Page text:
That was the impression I was left with after Mrs May's Brexit speech in Florence, and we didn't get much detail beyond what was leaked beforehand, although the questions from journalists did tease out one or two points.
Despite the prime minister's insistence that Britain was able to carve out a new relationship with the EU that did not have to draw on existing models, I got the impression that she was trying to steer a middle course between the Europhiles and Europhobes in her own party. She rejected both the EEA and Canadian free trade treaty models as unsuitable for both the UK and EU. In particular, she noted that the Canadian model made insufficient provision for mutual market access, so her 'bespoke' model may be close to the 'Norwegian' end of the spectrum, even if she rejects the idea of such a spectrum.
The beginning and end of the speech was largely rhetorical, so the key part was in the middle. A comprehensive security treaty with the EU including justice and home affairs issues does offer the EU an incentive for agreement.
It was also made clear that the UK would make payments during what she envisages as a two year implementation or transition period, shorter than the three years that business and Europhiles want, but longer than the six months the likes of Boris Johnson think would be sufficient. A figure was not mentioned, although £18m (around €20m depending of the exchange rate) has been leaked. This provides a basis for negotiation, although it does not take into account the €9bn/€10bn of pension commitments.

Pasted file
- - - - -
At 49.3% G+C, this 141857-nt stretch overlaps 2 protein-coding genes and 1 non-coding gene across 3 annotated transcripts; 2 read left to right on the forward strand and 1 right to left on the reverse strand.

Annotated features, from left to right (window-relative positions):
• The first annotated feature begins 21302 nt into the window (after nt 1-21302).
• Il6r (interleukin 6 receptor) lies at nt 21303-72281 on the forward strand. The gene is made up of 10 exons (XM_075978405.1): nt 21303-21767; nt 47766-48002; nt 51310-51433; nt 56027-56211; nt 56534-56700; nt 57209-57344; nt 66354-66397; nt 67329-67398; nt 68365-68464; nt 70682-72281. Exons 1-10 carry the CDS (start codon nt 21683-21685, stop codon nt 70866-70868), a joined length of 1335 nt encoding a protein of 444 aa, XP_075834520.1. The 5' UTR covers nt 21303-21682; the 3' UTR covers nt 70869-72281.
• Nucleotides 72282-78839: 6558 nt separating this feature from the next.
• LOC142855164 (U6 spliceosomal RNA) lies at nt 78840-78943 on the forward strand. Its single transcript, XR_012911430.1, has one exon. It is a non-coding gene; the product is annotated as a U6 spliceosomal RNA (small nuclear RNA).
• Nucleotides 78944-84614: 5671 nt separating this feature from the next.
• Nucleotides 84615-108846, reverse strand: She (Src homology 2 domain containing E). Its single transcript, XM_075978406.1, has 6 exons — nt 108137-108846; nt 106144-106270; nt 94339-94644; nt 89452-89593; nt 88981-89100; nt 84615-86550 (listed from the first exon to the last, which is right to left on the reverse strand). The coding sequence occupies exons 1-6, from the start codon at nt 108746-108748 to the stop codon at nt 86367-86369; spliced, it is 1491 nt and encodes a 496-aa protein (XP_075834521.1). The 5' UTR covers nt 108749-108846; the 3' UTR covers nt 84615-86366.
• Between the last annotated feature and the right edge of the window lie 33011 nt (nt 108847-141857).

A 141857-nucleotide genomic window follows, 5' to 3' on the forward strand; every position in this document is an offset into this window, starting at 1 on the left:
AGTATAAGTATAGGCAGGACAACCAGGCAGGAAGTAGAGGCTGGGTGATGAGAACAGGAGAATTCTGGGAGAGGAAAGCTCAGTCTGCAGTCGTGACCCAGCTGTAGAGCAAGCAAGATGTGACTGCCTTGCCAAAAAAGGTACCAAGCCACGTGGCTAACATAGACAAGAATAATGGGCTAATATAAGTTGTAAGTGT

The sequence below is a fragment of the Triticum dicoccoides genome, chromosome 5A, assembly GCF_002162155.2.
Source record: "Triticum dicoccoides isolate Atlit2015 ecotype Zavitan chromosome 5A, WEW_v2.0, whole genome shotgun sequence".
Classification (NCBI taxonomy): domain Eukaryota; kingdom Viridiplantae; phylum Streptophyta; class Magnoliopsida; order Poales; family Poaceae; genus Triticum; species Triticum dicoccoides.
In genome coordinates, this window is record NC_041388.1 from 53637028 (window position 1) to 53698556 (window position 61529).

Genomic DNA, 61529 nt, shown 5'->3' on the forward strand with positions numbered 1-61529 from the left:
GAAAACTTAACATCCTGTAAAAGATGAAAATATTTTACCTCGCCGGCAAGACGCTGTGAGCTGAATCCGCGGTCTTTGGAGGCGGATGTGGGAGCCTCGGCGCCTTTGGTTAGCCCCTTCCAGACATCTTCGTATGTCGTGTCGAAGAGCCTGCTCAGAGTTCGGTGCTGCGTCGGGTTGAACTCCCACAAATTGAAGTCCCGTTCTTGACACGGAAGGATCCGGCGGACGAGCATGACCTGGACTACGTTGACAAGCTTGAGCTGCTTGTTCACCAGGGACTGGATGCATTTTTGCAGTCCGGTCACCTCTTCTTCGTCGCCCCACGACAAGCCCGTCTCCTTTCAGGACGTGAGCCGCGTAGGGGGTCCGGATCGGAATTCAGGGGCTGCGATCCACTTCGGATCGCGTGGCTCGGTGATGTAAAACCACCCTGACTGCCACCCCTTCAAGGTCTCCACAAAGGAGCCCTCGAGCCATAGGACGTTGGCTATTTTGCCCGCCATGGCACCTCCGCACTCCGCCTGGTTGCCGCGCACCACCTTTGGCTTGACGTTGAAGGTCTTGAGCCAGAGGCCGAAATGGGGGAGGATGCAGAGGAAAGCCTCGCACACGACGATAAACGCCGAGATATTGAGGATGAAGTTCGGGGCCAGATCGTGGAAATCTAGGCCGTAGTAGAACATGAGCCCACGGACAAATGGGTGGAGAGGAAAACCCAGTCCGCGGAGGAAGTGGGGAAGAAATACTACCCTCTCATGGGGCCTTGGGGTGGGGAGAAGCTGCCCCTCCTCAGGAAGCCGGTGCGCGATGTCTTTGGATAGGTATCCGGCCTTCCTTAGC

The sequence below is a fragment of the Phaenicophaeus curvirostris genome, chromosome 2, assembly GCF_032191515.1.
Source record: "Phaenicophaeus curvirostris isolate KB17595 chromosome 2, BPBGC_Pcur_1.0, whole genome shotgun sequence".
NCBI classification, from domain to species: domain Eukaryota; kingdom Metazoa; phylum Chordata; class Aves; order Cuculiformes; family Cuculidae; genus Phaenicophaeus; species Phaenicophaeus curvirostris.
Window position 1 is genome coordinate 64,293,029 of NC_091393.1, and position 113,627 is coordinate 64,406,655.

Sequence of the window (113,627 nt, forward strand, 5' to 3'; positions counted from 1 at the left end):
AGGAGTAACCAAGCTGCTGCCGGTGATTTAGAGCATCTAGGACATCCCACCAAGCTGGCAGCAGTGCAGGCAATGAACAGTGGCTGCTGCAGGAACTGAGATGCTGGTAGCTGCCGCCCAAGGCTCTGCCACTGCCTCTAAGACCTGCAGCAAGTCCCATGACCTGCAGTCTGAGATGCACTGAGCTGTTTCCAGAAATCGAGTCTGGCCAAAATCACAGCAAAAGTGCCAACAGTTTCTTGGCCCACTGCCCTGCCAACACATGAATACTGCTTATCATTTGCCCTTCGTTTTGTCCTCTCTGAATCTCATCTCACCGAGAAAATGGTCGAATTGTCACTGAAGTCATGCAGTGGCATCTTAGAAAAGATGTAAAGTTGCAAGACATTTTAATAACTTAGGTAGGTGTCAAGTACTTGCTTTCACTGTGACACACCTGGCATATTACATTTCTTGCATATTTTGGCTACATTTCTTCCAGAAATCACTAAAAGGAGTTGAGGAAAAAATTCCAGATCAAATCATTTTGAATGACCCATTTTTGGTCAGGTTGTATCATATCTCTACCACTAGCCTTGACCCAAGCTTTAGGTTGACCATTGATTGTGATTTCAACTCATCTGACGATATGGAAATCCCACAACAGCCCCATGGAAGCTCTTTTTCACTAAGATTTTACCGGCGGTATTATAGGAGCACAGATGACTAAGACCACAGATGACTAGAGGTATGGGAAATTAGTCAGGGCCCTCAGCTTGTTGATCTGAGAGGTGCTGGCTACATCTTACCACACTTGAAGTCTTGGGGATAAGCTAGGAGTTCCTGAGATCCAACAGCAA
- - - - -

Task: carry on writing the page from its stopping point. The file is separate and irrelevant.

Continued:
I was a bit surprised to hear that there had been 'concrete progress' in the negotiations: in so far as there has been, it is in relation to relatively minor matters. The 14 position papers issued by the UK Government have been largely judged to be unsatisfactory by the EU.
The rights of EU citizens already in the UK would be protected by the UK courts who would be able to take into account ECJ judgments.
She correctly said that regulatory issues are going to be crucial. But what does this mean in practice: for example, will we still follow EU guidance on allowable active ingredients in pesticides? She also envisaged that a disputes settlement mechanism would be necessary, but what form this (presumably quasi-judicial) body would take was not specified.
She said that the UK's 'fundamentals' were good, but I would not say that of our productivity problems or of real wages (which in part are held back by poor productivity).
These provided a little more illumination, although what was not answered was often significant.
Laura Kuenssberg of the BBC drew an admission that 'no deal is better than a bad deal' still remained a premise of UK policy. This could end up with what in effect amounted to a partial economic blockade of the UK simply by using the pinch point of the Channel ports.
The prime minister did not answer a question about whether we would remain in the EEA in the implementation/transition period.
Asked if we had got a single concession from the EU in the negotiations, she said we had got several, but did not specify one.
Asked by the FT if we would abide by new EU rules and regulations passed in the transition phase, she said that would be a matter for negotiation.
Now we have to wait for the reaction of the EU and member states. It is a step forward if Britain can work out what it wants from the negotiations, at least in general terms, but it takes two to tango.